Making obligation mutual

 

In an election year, policy making is less about practical outcomes and more about symbolic gestures. Leaders use policies to show that they share the values and priorities of the electorate. And because nobody approves of people who laze around on the dole, rip off Centrelink or drink their children’s welfare money, no politician will openly oppose tougher mutual obligation requirements. In the world of political symbols, to be against mutual obligation is to be for bludging, rorting and child neglect.

During the 1996 election campaign, Paul Keating’s advisers Don Watson and Don Russell urged him to tighten mutual obligation requirements for unemployed people. According to journalist Pamela Williams, Watson wanted to make an example of people on the dole who were “gallivanting after possums up the east coast”. As he said in his own memoir, this was a way for Keating to recognise the discontent of ‘battlers’. And, he argued, “If their complaints derived more from unlovely envy than actual hardship it was all the more urgent to recognise them.”

“Boob bait for the bubbas” is what US Senator Daniel Patrick Moynihan called this strategy and he noted that Bill Clinton resorted to it whenever he got into trouble. The reason it’s “boob bait” is because it’s built around stereotypes rather than real people. Nobody denies that there are some people who take advantage of the welfare system, but no credible researcher will claim ‘bludgers’ and ‘rorters’ make up even a significant minority of claimants, let alone a majority.

For the unemployed, single parents and people with disabilities, mutual obligation is about pushing income support recipients into the labour market. It’s a combination of help and hassle — but with the emphasis increasingly on hassle. Mutual obligation sends a clear message — for those who can work, life on benefits is no longer an option. But as well as the message, there’s also a puzzle.

The current Minister for Employment and Workplace Relations, Joe Hockey, argues that “people of working age are much better off financially and psychologically if they find paid work.” If this is true then it’s hard to understand why income support recipients need to be pushed. If work is so much better than welfare, then why don’t people do the rational, self-interested thing and find a job?

The combination of Hockey’s claim with the increasing emphasis on hassle only makes sense if you assume that welfare recipients can’t be trusted to act in their own interests. This is the thrust of American academic Lawrence Mead’s analysis of poverty. He argues that the non-working poor are incompetent and need to have their lives managed by government officials. It is an analysis that ministers like Tony Abbott have used to justify the current, one-sided, approach to mutual obligation.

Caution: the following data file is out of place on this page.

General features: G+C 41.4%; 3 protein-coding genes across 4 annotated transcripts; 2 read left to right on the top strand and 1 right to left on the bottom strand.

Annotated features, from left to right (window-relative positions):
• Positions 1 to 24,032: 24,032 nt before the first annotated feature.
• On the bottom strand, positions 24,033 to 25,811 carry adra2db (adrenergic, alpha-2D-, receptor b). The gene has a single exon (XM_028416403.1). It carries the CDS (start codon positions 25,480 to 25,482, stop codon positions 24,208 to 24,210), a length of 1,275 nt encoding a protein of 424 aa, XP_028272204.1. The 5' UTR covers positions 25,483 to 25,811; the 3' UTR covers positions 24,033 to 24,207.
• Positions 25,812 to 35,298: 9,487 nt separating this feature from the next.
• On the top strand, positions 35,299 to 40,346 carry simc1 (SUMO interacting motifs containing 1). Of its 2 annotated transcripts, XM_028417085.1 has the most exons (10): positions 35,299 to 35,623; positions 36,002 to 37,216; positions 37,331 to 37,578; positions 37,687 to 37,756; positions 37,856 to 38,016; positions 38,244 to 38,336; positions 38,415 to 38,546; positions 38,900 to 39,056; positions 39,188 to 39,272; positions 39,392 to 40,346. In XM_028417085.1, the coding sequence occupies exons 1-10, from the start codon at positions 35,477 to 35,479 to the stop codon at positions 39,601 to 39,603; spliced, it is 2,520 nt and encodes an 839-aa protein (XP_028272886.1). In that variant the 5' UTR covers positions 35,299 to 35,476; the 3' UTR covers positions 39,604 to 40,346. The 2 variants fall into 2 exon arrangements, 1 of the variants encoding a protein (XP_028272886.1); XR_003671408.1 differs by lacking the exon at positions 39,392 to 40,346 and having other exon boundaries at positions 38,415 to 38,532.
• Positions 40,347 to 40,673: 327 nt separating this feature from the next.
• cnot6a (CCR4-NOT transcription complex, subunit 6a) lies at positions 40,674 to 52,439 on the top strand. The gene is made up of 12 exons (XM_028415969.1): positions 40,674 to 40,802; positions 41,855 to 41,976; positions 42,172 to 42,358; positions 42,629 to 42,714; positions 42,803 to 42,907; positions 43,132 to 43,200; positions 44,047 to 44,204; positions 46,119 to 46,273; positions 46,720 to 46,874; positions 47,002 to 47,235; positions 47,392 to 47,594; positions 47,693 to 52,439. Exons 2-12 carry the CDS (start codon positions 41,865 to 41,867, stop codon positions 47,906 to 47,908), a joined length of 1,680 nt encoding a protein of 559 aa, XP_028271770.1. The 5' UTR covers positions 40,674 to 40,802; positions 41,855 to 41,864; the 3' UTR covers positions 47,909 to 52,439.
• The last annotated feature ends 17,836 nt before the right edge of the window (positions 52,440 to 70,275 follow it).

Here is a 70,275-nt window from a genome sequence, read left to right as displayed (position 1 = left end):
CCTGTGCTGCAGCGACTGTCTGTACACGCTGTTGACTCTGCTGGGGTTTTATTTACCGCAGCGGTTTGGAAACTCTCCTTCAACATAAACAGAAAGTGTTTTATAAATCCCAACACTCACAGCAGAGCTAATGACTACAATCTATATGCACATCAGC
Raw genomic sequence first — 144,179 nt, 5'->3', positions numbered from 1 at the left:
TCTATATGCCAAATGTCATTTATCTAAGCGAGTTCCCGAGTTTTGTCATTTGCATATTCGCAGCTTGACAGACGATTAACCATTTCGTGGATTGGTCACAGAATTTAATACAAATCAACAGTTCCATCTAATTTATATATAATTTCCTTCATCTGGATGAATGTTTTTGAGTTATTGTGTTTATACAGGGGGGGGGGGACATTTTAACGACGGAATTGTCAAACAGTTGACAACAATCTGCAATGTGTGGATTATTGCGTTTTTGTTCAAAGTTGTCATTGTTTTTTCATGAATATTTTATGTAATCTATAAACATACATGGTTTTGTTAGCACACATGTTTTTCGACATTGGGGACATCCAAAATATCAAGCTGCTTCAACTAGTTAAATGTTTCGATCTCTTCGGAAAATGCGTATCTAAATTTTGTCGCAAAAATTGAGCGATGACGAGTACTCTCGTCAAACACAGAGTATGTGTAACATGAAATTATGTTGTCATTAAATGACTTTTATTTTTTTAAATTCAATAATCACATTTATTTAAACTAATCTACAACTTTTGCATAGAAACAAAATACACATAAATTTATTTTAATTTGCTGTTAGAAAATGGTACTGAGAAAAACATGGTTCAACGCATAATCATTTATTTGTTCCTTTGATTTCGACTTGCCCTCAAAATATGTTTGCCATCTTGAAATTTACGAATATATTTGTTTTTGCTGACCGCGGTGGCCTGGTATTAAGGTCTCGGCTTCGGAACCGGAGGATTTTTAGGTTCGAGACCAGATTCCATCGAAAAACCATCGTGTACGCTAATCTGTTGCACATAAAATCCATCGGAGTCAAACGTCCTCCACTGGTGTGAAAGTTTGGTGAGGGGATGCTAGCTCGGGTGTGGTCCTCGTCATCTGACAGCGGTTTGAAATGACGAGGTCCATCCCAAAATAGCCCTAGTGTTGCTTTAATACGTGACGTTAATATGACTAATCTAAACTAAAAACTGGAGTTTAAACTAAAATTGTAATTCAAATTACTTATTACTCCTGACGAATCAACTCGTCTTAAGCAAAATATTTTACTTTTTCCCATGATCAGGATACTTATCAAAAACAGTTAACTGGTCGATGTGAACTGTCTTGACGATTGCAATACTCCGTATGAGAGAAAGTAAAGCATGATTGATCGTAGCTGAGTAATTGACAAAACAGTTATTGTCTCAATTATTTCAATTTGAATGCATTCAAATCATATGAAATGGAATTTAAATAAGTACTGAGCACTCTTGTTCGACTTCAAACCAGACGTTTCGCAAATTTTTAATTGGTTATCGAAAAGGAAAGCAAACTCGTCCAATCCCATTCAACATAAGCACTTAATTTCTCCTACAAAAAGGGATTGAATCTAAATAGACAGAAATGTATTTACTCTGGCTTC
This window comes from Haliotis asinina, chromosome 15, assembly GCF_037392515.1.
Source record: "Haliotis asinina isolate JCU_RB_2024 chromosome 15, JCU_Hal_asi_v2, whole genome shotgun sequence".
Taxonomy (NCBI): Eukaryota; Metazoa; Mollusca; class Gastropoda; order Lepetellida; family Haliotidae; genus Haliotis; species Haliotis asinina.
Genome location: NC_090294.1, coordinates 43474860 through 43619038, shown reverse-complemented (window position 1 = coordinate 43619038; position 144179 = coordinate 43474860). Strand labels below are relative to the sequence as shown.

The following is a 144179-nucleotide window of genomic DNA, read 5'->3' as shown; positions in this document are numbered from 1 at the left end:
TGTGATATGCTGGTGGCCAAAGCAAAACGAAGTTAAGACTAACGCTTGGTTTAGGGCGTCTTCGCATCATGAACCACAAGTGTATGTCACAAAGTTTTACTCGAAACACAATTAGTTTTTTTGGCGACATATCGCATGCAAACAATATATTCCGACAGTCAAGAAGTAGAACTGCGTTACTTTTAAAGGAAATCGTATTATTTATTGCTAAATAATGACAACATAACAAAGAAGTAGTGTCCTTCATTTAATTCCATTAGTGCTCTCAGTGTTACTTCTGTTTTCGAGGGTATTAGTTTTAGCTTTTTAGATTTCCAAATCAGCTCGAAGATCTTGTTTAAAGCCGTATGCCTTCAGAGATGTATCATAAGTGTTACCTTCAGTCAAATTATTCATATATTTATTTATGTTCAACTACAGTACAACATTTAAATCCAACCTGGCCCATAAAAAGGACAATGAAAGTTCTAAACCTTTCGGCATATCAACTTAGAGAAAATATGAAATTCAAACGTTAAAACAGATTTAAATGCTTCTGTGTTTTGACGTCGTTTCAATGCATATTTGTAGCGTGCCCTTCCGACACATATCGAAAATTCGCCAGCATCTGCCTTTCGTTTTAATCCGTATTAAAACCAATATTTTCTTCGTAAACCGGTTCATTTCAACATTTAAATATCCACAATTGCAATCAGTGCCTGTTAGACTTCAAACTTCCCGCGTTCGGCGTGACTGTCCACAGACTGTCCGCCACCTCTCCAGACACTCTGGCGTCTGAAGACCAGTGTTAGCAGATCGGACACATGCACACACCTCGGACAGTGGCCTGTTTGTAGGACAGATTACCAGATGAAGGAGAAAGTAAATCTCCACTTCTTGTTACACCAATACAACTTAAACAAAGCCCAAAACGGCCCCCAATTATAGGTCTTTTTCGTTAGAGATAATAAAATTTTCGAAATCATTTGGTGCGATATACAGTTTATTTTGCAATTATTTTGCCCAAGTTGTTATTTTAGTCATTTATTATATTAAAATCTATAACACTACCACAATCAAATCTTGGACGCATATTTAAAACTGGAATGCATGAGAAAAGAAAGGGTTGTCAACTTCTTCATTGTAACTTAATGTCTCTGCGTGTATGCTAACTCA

Politically, this is a convenient analysis. By exempting income support recipients from the usual assumptions about rational, self-interested behaviour, governments are able to satisfy the sentiments of “unlovely envy” while at the same time claiming that hassling income support recipients with increasingly burdensome bureaucratic requirements is a form of compassion.

For people whose only contact with poverty and income support reliance is television current affairs programs, this justification might sound reasonable. But for those on the front line — people like our member organisations at Catholic Social Services Australia — it’s an oversimplified fiction.

People who depend on income support face a diverse range of circumstances and challenges. Some have family responsibilities that compete with work obligations. Others have health, housing or personal problems that make it difficult to find and keep work. Some would be far better placed to move into a job if they could access mainstream education and training while others struggle with negative employer attitudes towards older workers and people with a disability. With the labour market strong and so many employers crying out for work-ready staff, there’s never been a better time to help people make the move from welfare to work. But the problem welfare agencies face, is that government resources have been diverted to fund hassle rather than help.

Non-government welfare agencies are being drawn into an inflexible bureaucratic system which pushes people — including mothers — into temporary, part-time and dead-end jobs with little thought for their long-term aspirations or the needs of their families. Schemes like Work for the Dole are being used to deter people from claiming income support rather than prepare them from work. As the flagship program of the current government’s mutual obligation approach, Work for the Dole was intentionally designed without any vocational training at all.

But on one issue, there’s consensus. People who can work are almost always better off in a job than they are on income support. So what’s missing from mutual obligation is the mutual side of the equation. Instead of the usual election campaign “boob bait”, Australian voters deserve a more creative, evidence-based approach to helping people take care of their families and make the move from welfare to work.


Frank Quinlan Frank Quinlan is Executive Director of Catholic Social Services Australia. The discussion paper: The Obligation is Mutual, was released on 29 October and is available at: www.catholicsocialservices.org.au

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